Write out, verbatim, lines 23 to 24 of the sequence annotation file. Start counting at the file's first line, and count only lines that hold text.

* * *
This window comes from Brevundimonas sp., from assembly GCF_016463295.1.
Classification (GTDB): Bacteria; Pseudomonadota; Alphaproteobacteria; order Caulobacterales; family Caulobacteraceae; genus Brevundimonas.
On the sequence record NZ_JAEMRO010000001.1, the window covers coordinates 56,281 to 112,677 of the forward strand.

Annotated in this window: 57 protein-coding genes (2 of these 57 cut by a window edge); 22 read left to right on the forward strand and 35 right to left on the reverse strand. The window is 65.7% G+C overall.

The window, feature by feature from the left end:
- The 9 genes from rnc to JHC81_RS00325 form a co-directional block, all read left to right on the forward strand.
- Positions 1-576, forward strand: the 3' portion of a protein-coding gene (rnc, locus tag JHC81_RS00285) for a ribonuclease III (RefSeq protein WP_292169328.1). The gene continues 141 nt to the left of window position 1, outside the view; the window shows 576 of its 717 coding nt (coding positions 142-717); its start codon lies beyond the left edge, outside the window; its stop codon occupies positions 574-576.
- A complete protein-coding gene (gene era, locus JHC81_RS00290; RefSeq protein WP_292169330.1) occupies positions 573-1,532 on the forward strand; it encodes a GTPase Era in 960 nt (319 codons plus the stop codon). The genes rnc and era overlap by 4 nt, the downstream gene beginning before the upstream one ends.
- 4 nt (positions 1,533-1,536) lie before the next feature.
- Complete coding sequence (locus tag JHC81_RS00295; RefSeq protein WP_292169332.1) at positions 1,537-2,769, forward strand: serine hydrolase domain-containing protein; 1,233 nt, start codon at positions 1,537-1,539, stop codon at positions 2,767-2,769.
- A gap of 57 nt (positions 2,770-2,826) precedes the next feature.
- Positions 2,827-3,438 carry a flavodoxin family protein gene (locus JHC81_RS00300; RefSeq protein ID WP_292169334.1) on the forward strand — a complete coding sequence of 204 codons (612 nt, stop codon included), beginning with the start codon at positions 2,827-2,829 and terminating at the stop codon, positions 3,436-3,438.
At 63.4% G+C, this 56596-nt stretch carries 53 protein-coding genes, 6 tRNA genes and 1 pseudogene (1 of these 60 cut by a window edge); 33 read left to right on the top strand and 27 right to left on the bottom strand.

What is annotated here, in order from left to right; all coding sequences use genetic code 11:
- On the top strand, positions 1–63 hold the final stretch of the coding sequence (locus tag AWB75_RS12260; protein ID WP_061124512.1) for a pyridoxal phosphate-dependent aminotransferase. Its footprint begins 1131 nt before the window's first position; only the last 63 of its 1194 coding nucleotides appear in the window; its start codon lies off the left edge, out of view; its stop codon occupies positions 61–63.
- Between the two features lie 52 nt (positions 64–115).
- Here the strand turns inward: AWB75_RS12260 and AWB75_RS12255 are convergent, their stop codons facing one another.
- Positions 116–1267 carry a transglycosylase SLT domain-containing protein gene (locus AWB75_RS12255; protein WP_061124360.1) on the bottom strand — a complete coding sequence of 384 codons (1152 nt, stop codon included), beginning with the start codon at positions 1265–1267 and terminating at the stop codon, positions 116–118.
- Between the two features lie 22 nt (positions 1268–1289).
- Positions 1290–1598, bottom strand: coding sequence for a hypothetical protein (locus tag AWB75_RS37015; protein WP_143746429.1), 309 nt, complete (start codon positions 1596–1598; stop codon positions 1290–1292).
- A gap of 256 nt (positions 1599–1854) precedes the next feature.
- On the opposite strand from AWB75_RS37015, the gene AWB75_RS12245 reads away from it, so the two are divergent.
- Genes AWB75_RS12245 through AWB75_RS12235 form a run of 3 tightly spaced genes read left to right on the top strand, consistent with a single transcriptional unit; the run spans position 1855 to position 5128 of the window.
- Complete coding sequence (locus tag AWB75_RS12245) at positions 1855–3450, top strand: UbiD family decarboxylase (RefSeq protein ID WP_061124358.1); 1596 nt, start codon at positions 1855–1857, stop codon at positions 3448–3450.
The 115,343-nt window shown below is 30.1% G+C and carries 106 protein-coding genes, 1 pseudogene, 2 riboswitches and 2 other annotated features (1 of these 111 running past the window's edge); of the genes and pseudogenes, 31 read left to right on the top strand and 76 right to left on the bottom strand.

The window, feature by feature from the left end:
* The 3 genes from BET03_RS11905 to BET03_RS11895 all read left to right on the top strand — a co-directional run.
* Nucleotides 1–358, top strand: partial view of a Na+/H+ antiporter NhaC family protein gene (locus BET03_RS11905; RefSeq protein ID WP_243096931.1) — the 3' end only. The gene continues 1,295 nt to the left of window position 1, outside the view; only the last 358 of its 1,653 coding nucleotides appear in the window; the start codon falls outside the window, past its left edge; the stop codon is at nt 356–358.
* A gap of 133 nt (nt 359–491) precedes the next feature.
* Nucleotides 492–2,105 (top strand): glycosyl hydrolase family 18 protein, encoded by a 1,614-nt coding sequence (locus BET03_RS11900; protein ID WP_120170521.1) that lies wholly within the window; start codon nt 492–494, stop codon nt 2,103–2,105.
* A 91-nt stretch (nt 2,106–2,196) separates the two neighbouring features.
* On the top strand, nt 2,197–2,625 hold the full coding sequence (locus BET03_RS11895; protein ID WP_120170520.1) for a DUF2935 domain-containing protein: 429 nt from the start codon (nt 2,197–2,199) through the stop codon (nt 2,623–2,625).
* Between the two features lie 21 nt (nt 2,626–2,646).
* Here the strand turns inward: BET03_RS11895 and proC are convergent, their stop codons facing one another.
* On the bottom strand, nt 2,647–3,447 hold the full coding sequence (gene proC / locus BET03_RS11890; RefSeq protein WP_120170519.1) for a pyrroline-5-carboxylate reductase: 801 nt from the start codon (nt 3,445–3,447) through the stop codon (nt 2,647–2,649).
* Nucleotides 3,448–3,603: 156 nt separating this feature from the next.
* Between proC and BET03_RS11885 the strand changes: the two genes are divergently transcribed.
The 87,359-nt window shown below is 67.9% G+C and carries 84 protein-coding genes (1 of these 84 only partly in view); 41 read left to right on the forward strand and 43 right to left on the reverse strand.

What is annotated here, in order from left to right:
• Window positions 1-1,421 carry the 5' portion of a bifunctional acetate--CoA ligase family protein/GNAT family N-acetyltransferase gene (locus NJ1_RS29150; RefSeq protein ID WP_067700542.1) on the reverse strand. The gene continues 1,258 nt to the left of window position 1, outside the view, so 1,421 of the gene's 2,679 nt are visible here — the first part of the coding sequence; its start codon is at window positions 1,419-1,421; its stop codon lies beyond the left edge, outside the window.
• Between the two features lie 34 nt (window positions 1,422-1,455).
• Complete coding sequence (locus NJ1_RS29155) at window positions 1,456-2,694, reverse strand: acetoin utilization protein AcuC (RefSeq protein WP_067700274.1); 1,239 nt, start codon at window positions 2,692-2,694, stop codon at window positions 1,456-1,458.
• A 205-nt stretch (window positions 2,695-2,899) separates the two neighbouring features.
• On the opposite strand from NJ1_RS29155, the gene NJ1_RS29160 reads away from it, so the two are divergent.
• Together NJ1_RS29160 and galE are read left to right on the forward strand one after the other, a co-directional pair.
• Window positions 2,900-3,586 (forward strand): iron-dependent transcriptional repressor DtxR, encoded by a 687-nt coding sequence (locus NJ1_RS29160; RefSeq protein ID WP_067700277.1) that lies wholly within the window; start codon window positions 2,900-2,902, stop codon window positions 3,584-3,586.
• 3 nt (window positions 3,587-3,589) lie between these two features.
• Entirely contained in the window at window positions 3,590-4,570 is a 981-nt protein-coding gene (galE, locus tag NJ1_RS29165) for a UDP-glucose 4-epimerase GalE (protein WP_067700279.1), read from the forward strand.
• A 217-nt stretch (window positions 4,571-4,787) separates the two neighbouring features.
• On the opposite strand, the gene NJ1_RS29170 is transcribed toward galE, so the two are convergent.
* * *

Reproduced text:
- Genes AWB75_RS12245 through AWB75_RS12235 form a run of 3 tightly spaced genes read left to right on the top strand, consistent with a single transcriptional unit; the run spans position 1855 to position 5128 of the window.
- Complete coding sequence (locus tag AWB75_RS12245) at positions 1855–3450, top strand: UbiD family decarboxylase (RefSeq protein ID WP_061124358.1); 1596 nt, start codon at positions 1855–1857, stop codon at positions 3448–3450.